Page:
Relative clauses – defining relative clauses

 

 

Relative clauses – defining relative clauses

Relative clauses add extra information to a sentence by defining a noun. They are usually divided into two types – defining relative clauses and non-defining relative clauses.

Defining relative clauses

Look at this sentence:

  • The woman who lives next door works in a bank.

who lives next door’ is a defining relative clause. It tells us which woman we are talking about.

Look at some more examples:

  • Look out! There’s the dog that bit my brother.
  • The film that we saw last week was awful.
  • This is the skirt I bought in the sales.

Can you identify the defining relative clauses? They tell us which dog, which film and which skirt we are talking about.

Relative pronouns

Relative clauses are usually introduced by a relative pronoun (usually who, which, that, but when, where and whose are also possible)

With defining relative clauses we can use who or that to talk about people. There is no difference in meaning between these, though 'who' tends to be preferred in more formal use.

  • She’s the woman who cuts my hair.
  • She’s the woman that cuts my hair.

We can use that or which to talk about things. Again, there is no difference in meaning between these, though 'which' tends to be preferred in more formal use.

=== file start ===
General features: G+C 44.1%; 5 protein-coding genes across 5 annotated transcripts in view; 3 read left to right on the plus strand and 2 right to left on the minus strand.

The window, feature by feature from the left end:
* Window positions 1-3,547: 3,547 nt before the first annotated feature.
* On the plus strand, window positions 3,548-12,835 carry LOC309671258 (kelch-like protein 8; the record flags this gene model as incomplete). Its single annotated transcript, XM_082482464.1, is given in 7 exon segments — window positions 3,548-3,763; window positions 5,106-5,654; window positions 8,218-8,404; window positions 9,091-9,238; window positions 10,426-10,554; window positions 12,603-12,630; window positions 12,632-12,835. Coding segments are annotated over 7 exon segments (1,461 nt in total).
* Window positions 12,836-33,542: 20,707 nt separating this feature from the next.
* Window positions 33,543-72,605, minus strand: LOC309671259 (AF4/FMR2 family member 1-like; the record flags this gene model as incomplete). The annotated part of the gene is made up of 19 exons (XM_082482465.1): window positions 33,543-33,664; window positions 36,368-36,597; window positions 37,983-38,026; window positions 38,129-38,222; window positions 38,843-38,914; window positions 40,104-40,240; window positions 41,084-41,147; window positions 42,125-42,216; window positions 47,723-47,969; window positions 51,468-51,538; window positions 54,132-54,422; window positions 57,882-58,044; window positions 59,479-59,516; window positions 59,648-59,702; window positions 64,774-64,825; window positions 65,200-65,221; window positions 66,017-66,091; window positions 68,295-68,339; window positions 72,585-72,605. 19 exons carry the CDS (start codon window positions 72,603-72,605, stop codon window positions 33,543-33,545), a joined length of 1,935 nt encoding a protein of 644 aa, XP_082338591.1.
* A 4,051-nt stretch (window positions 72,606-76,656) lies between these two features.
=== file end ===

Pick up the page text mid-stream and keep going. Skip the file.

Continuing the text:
• This is the dog that bit my brother.
  • This is the dog which bit my brother.

Simplifying defining relative clauses

Defining relative clauses can be simplified, or reduced, in several ways:

  1. If the relative pronoun is the object of the verb then it can be omitted:
  • This is the skirt that I bought in the sales.
  • This is the skirt which I bought in the sales.
  • This is the skirt I bought in the sales.

In this sentence ‘skirt’ is the object of the verb (buy). ‘I’ is the subject. When the relative pronoun is the object, it can be omitted.

Note that if the relative pronoun is the subject of the verb then it cannot be omitted:

  • This is the dog that bit my brother.
  • This is the dog which bit my brother.

BUT NOT

  • This is the dog bit my brother.
  1. If the relative clause contains the verb 'be' + any of the following then it can be reduced:

(a) be + an adjective phrase

  • The man who is interested in your car will telephone later.
  • The man interested in your car will telephone later.

Note that other verbs are possible here as well as 'be', such as 'seem', 'look' and 'appear'.

(b) be + a prepositional phrase

  • The books which are on the table have been read.
  • The books on the table have been read.

(c) be + a past participle [a passive form]

  • A person who has been tricked once is careful the next time.
  • A person tricked once is careful the next time.

(d) be + a present participle [a continuous form]

  • The family who are living in the house are very rich.
  • The family living in the house are very rich.

 

Exercise

 

Exercise